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Turbulent skies: 35,000 job cuts, record losses overshadow AEA assembly

16-Oct-2009 The Chief Executives of Europe’s leading network airlines met in Dubrovnik today to discuss the industry’s response to the crisis which has driven down traffic and revenues and destroyed the sector’s profitability.

The occasion was the Presidents’ Assembly of the Association of European Airlines, hosted by AEA’s Chairman for 2009, Dr. Ivan Misetic of Croatia Airlines. In his welcome address to the Assembly, Dr Misetic echoed the consensus that the current state of the industry was the most precarious in its history, that a meaningful recovery was still beyond the horizon, and that the medium term would see fundamental changes in the structure of the airline sector.

The Assembly was given some stark facts and figures to illustrate the dimensions of the economic devastation. In 2009, AEA airlines are expected to carry 22 million fewer passengers than in 2008, with proportionately the greatest loss coming in the premium-fare segment, and post an operating loss of € 2.9 billion, 50% greater than the previous highest-ever loss figure, in 2001. During the course of the year, some 35,000 jobs within AEA airlines will have been lost, another 60,000 jobs which depend indirectly from airlines, will have been eliminated as well.

“The dimensions of this downturn are unprecedented, said the AEA Chairman. “In the past 35 years we have not seen such devastation of value. And we will not return to ‘normal’ again; the consumers are changing their expectations, and this will continue.”

The rigorous and painful discipline of cutting of internal costs, at a time of the worst crisis the industry has known, contrasted with a relentless increase in external expenses which has seen costs outside the airlines’ control reach almost two-thirds of total expenses. The Assembly renewed its call on the industry’s regulators to pursue the implementation of legislation already in place which would lead to the moderation of air traffic control, airport and security charges.

“We have been ripped off for years”, said the AEA Chairman, “and the airports and air navigation service providers, still acting as uncontrolled monopolists in our competitive market, continue to push up their prices. During recent weeks we have seen major airports, national air traffic control providers and even the US health agency which inspects arriving flights proposing fee increases to compensate for lower traffic volumes”. The Assembly agreed that AEA would continue to ‘name, shame and blame’ any service providers which used cost-recovery as an excuse for fee increases and called for a freeze on airport and ATC charges for the duration of the crisis.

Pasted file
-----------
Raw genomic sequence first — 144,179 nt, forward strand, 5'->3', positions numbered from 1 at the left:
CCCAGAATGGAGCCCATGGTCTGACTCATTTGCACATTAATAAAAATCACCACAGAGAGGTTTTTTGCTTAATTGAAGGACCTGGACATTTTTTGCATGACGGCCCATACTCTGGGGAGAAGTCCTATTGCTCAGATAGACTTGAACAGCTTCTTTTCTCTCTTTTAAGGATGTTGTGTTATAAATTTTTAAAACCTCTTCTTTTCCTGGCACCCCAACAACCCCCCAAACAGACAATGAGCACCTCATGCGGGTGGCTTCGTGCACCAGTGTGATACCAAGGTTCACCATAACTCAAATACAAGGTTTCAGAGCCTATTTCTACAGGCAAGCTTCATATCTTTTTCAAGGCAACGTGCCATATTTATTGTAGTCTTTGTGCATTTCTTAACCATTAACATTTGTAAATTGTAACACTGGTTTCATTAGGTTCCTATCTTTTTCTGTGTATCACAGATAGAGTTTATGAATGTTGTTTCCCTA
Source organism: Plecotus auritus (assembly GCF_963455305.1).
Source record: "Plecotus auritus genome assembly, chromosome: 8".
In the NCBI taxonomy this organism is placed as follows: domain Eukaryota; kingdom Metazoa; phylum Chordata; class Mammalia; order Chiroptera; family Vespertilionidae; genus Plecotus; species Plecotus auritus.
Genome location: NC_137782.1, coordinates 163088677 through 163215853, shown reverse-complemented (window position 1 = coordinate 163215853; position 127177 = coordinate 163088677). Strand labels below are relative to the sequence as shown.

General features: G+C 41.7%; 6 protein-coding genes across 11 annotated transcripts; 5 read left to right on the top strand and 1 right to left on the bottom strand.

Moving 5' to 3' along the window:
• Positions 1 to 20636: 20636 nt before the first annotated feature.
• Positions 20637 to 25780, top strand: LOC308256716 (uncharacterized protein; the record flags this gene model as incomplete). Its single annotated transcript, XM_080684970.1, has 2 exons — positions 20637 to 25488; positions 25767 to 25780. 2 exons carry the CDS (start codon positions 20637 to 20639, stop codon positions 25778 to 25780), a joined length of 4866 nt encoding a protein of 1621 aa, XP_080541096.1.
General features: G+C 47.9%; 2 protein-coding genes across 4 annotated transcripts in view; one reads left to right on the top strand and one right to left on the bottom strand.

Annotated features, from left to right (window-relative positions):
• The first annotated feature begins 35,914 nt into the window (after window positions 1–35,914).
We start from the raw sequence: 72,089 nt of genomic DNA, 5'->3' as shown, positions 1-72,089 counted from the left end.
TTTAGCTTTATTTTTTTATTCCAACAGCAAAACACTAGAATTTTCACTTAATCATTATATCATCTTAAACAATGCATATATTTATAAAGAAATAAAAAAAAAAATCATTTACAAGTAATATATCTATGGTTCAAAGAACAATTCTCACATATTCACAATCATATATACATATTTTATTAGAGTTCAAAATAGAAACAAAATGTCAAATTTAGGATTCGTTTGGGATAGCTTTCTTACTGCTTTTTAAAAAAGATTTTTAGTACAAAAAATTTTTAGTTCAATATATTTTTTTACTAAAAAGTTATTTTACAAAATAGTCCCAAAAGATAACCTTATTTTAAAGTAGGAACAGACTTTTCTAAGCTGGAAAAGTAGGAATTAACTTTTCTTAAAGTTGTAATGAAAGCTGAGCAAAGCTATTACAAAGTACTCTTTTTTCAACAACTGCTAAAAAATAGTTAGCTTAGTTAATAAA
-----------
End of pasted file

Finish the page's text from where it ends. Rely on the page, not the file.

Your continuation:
In contrast, the airlines’ reaction to lower traffic volumes has been to scale back production through the summer season. This process has been made possible by the suspension of the ‘use it or lose it’ airport slot rule which is a major barrier to short-term capacity adjustment. “This arrangement expires in two weeks”, said Ivan Misetic; “we urgently need it to be extended through the winter. The summer cutbacks have allowed us to eliminate a million empty seats a month; in the absence of a waiver for the winter, we have a stark choice – put back that excess capacity, or risk our future product integrity”.

The Assembly noted its disappointment that the Commission had failed to bring the state of the industry to the table at the 9th October Council of Transport Ministers, thereby stifling debate on the winter slots waiver. “We do not believe that the Commission fully realises the importance of the mobility that the AEA network airlines bring to the EU economy, its cohesion and its administration. No other aviation model can replicate the connectivity that the network airlines deliver, linking all parts of the Community, internally and externally with the rest of the world”. A healthy European industry, said the AEA Chairman, was a prerequisite for global economic recovery.

The AEA Presidents reaffirmed the role of the network carriers as pivotal for Europe, and their determination to maintain this position in the face of aviation’s changing circumstances. “No longer will we respond to the title ‘legacy carriers”, said Ivan Misetic; “it is true that, collectively, we have the experience and the expertise, and this will place us at the forefront of the new order facing our industry”.